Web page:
From his first Canadian publications, Goatsong, Distances, This Planet Earth, Heart’s Frame and Elephants Make Good Stepladders from the 1970s and early 80s, to his Canadian publications of the 1990s, Stoning the Wind and Born in Amazonia, not forgetting his two Peepal Tree publications, Islands Lovelier than a Vision and Discussing Columbus, Cyril Dabydeen has selected those poems that best represent the journey he has made across multiple boundaries.
From his roots as an Asian whose grandparents migrated as indentured labourers from 19th century India, from his shaping as a Guyanese growing up during a period of intense national ferment, and his life as an adult in Canada, Cyril Dabydeen has shaped a vision that makes an enlightening virtue of heterogeneity. Not merely a Guyanese exile, but a writer who has immersed himself in the landscapes, history and lived experience of Canada (and without losing the insistent promptings of Guyanese memory and concern), Dabydeen’s poetry shows the rich possibilities inherent in combining immigrant and diasporic selves. His work ranges across the confessional, the narrative and the mythic but always with an unwavering integrity in seeking the interior truth of the poem. He writes with a conversational directness, a clarity born of careful craft, but with an obliqueness of angle and density of image that constantly shifts the reader into new and rewarding frames of reference.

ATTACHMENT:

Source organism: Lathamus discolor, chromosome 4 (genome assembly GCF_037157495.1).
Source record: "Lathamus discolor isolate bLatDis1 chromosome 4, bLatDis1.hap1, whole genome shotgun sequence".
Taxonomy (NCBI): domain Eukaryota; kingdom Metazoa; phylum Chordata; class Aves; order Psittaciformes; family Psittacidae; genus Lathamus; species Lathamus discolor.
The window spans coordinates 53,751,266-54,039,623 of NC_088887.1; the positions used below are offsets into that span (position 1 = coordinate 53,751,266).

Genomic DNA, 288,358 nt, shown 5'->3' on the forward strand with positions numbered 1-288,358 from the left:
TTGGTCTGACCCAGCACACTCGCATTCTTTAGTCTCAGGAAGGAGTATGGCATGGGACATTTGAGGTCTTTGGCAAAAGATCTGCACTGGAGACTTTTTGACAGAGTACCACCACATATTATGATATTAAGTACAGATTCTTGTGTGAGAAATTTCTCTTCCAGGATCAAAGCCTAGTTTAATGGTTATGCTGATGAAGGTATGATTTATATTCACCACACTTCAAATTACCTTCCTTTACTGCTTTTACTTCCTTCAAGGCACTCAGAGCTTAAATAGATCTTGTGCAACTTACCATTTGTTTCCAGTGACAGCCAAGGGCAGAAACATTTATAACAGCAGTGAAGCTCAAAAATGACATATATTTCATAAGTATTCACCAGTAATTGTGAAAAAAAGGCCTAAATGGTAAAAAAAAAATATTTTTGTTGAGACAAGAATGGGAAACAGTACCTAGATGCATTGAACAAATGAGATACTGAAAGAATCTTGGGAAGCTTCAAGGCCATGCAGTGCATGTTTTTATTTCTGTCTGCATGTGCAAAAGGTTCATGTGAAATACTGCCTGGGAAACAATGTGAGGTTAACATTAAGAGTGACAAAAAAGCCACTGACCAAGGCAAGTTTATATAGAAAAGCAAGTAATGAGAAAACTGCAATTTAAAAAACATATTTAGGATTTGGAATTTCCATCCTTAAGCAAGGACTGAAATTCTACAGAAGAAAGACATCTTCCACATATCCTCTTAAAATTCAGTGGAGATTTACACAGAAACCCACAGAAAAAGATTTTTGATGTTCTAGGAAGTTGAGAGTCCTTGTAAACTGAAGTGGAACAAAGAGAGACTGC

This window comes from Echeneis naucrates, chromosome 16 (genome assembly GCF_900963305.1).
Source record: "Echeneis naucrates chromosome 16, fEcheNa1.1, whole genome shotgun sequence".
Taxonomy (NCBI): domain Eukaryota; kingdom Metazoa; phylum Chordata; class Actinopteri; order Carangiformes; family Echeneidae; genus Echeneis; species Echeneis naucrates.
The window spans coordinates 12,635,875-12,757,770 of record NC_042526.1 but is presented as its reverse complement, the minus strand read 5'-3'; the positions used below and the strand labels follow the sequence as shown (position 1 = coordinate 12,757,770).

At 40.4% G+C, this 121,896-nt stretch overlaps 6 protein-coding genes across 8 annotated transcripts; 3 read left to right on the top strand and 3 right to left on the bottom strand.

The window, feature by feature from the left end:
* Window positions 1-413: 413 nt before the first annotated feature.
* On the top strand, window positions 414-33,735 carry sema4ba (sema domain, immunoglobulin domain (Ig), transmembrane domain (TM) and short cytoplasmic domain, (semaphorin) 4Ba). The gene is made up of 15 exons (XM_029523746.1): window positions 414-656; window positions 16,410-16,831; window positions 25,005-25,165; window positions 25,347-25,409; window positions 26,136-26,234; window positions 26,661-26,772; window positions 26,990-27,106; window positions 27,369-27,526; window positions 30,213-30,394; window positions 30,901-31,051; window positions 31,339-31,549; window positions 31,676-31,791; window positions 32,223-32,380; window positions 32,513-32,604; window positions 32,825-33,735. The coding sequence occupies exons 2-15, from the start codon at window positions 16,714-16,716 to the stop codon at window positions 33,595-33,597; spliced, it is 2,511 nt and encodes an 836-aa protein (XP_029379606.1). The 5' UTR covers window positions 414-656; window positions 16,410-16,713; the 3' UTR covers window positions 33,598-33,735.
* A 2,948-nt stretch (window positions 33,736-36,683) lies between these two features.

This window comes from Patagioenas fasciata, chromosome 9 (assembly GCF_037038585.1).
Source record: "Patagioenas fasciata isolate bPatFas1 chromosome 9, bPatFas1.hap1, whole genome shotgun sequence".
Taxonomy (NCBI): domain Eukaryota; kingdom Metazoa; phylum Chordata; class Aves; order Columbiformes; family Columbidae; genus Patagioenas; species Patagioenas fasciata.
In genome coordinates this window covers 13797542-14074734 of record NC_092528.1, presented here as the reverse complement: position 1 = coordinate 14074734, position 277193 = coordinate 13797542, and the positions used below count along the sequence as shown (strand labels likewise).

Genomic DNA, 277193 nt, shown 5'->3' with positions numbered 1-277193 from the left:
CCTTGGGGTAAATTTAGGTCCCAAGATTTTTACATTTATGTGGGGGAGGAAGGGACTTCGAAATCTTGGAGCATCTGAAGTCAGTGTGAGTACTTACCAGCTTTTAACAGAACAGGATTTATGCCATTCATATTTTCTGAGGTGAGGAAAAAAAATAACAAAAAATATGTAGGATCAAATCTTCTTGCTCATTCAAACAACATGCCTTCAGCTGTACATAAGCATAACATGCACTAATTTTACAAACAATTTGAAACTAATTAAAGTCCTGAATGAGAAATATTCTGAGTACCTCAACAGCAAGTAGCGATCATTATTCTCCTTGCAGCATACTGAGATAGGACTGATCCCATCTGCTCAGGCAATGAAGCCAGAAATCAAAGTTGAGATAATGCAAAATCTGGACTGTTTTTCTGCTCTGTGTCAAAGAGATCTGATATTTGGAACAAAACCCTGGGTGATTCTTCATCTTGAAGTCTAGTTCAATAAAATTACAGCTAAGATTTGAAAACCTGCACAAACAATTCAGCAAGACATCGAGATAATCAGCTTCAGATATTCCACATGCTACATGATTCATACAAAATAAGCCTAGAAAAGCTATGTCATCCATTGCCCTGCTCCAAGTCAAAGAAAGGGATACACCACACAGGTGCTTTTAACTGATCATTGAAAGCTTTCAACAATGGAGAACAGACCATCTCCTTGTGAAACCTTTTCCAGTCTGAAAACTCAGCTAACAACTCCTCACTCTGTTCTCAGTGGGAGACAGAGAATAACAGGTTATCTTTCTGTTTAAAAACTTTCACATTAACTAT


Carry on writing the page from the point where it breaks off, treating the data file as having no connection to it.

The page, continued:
Cyril Dabydeen was born in Guyana in 1945. He migrated to Canada in 1970. He is the author of almost a dozen collections of poetry, two novels and six collections of short stories.